Section 60:
“Oral evidence must, in all cases whatever, be direct.”
Section 60 lays down two rules;
        i.            Oral evidence must direct in all cases; and
      ii.            Hearsay evidence is not relevant and not admissible.
Section 60 aims at rejection of evidence which is not direct. Evidence of a witness as to what was said to him by another person is not admissible, unless that person himself deposes to that fact as a witness. It is true that hearsay evidence excluded  by this section. The word ‘hearsay’ is capable of various meaning and is ambiguous in the extreme. It has at least 3 distinct meaning:
     Firstly: the word ‘hearsay’ may mean whatever a person is heard to say
     Secondly: it may mean whatever a person declares on information given by someone else.
     Thirdly: it may be synonymous with irrelevant.
Stephen says “the word ‘hearsay’ is used in various senses. Sometimes it means whatever a person is heard to say; sometimes it means whatever a person declares on information given by someone else.”


Oral Evidence must be direct:
How oral evidence may be direct has been outlined in section 60 of the Evidence Act. it lays down that the oral evidence would be direct in the following manner:
1.      If the question arise about the fact which can be seen the witness produced must say that- he himself saw it.
Illustration: if the question is whether A  shot B dead, the evidence should be of someone who saw a sorting at B with his own eyes or if the question is  whether A signed a particular deed, the evidence should be witnesses who say they saw A affixing his mark to it.
2.      If the question arise about the fact which can be heard  the witness produced must say that he himself hear it.
Illustration:  if some body’s statement or dying declaration or admission is to be proved, it must be proved by the evidence of a person who heard it himself.

3.      If the evidence is to be given about a fact which can be perceived by any other sense or in any other manner, the witness produced must say that he perceived it himself in that sense or in that manner.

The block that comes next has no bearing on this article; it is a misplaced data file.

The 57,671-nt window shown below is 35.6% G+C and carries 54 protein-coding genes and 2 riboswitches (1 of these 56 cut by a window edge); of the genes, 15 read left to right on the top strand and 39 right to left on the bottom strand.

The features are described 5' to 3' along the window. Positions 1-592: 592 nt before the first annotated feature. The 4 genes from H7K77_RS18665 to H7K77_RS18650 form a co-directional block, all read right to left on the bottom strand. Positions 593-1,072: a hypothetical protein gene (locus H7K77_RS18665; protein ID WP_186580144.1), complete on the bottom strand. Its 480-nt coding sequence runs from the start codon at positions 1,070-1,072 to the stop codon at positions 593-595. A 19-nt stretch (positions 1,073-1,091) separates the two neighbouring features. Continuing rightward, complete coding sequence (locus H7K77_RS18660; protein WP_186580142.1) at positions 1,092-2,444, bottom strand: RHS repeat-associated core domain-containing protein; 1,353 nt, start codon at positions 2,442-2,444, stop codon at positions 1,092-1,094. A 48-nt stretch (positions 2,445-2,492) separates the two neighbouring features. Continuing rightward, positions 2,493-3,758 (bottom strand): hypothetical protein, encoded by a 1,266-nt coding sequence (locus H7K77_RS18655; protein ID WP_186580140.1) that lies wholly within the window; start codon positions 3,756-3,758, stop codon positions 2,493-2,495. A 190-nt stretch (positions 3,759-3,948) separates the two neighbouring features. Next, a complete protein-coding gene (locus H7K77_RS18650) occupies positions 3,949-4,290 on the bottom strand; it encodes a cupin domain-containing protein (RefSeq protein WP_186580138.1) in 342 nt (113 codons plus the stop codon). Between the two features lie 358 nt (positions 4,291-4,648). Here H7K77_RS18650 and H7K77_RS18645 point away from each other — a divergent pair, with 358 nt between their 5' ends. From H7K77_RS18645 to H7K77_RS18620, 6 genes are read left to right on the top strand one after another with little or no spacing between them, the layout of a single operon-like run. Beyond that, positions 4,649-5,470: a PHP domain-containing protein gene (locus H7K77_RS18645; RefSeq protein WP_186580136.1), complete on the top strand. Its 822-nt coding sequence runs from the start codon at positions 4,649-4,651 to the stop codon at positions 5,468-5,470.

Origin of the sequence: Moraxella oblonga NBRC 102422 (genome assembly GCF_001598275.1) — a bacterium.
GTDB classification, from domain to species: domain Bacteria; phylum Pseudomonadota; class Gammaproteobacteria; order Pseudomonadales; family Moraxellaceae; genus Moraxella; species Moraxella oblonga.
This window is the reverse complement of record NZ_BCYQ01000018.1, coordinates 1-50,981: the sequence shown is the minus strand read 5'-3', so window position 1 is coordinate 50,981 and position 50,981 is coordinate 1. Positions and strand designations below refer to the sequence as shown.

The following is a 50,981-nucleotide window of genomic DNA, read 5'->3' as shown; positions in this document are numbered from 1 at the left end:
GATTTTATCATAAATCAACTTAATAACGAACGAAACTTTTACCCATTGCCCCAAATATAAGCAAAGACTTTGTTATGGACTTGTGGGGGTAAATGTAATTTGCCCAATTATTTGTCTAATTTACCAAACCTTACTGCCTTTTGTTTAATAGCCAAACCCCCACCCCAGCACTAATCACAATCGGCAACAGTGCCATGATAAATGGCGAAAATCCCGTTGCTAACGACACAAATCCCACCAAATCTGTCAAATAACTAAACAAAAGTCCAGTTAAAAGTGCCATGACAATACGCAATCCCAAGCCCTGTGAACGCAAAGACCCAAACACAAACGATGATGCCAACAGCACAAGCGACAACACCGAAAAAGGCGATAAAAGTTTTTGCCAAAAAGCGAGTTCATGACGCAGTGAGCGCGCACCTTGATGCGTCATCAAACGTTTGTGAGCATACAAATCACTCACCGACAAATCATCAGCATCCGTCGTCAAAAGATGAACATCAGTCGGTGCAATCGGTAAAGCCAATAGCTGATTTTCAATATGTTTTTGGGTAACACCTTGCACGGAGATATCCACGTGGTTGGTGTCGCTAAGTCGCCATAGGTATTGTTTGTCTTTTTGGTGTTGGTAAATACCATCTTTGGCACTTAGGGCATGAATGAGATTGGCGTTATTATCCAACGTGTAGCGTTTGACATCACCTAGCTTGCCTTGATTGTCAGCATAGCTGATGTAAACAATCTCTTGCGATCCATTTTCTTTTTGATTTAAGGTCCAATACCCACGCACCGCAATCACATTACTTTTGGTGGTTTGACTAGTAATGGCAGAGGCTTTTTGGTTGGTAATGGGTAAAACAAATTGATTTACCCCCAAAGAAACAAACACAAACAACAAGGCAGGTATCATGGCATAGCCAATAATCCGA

Illustration: if the question is whether a man died of fever or by poisoning, evidence of a person who tested the deceased body in the manner provided in medical treatise would be relevant.

4.      If the evidence is to be given about an opinion or as to the ground on which opinion is to be make, the witness produced must say that he make that opinion and on those grounds.
Illustration: when a question is whether a custom exists, or a certain relationship between persons exists, or whether a particular right of way exist or not, the person who has special knowledge and experience about these should be produced and not the persons who say that they heard such a man say so

According to section 60 only a direct evidence of a fact which can be perceived by sense can be given. To be technical it may be said that hearsay evidence is not admissible. Hearsay evidence is that evidence which causes not from the knowledge of the person who deposes it but through some other person.



Exceptions: there are three cases which may be regarded exceptions to the general rule that oral evidence must be direct.
a.       A dying declaration of a person as to the cause of his death is admissible after the death of the person when the cause of his death comes into question.
b.      A statement made by a person in the ordinary course of business, e.g., an in a book of account relevant when the person making it is dead, or out of the reach of the court, or cannot be called without unreasonable delay on expense.
c.       A statement made by a person who is dead or out of reach is relevant when such statement is against the proprietary interest of the person making it.
                         
Exceptions of provisions 59 and 60: section 6, 8, 13, 14 and 32 to 35 must be read with this two section for better understand.